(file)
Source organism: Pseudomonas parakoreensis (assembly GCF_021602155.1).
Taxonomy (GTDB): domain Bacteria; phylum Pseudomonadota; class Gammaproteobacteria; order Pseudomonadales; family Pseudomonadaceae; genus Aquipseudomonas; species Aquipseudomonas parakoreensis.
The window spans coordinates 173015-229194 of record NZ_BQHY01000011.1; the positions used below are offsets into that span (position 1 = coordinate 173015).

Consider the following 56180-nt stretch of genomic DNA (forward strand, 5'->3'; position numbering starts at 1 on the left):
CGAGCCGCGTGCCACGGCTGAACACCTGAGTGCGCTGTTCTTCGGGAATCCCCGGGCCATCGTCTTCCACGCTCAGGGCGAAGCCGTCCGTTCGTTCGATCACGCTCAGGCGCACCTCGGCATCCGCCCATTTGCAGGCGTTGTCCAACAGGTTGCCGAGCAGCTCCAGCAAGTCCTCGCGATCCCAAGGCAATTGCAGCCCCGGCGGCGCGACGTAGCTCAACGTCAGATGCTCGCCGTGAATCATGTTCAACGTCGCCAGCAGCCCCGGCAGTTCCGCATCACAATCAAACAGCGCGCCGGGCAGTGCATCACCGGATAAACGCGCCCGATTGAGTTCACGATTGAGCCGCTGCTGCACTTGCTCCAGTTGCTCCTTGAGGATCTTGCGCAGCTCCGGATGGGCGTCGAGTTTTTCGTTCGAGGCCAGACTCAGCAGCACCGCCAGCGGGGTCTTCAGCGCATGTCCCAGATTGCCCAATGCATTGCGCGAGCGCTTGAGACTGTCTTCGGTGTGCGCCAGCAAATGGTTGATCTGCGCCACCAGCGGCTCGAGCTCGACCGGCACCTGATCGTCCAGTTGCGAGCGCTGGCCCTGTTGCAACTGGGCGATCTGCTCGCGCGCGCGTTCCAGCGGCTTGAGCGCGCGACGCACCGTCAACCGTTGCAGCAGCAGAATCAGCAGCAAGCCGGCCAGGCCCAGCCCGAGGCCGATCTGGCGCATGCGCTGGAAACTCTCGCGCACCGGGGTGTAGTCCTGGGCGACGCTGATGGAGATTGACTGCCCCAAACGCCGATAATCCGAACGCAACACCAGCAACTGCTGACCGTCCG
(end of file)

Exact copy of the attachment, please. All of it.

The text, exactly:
Source organism: Pseudomonas parakoreensis (assembly GCF_021602155.1).
Taxonomy (GTDB): domain Bacteria; phylum Pseudomonadota; class Gammaproteobacteria; order Pseudomonadales; family Pseudomonadaceae; genus Aquipseudomonas; species Aquipseudomonas parakoreensis.
The window spans coordinates 173015-229194 of record NZ_BQHY01000011.1; the positions used below are offsets into that span (position 1 = coordinate 173015).

Consider the following 56180-nt stretch of genomic DNA (forward strand, 5'->3'; position numbering starts at 1 on the left):
CGAGCCGCGTGCCACGGCTGAACACCTGAGTGCGCTGTTCTTCGGGAATCCCCGGGCCATCGTCTTCCACGCTCAGGGCGAAGCCGTCCGTTCGTTCGATCACGCTCAGGCGCACCTCGGCATCCGCCCATTTGCAGGCGTTGTCCAACAGGTTGCCGAGCAGCTCCAGCAAGTCCTCGCGATCCCAAGGCAATTGCAGCCCCGGCGGCGCGACGTAGCTCAACGTCAGATGCTCGCCGTGAATCATGTTCAACGTCGCCAGCAGCCCCGGCAGTTCCGCATCACAATCAAACAGCGCGCCGGGCAGTGCATCACCGGATAAACGCGCCCGATTGAGTTCACGATTGAGCCGCTGCTGCACTTGCTCCAGTTGCTCCTTGAGGATCTTGCGCAGCTCCGGATGGGCGTCGAGTTTTTCGTTCGAGGCCAGACTCAGCAGCACCGCCAGCGGGGTCTTCAGCGCATGTCCCAGATTGCCCAATGCATTGCGCGAGCGCTTGAGACTGTCTTCGGTGTGCGCCAGCAAATGGTTGATCTGCGCCACCAGCGGCTCGAGCTCGACCGGCACCTGATCGTCCAGTTGCGAGCGCTGGCCCTGTTGCAACTGGGCGATCTGCTCGCGCGCGCGTTCCAGCGGCTTGAGCGCGCGACGCACCGTCAACCGTTGCAGCAGCAGAATCAGCAGCAAGCCGGCCAGGCCCAGCCCGAGGCCGATCTGGCGCATGCGCTGGAAACTCTCGCGCACCGGGGTGTAGTCCTGGGCGACGCTGATGGAGATTGACTGCCCCAAACGCCGATAATCCGAACGCAACACCAGCAACTGCTGACCGTCCG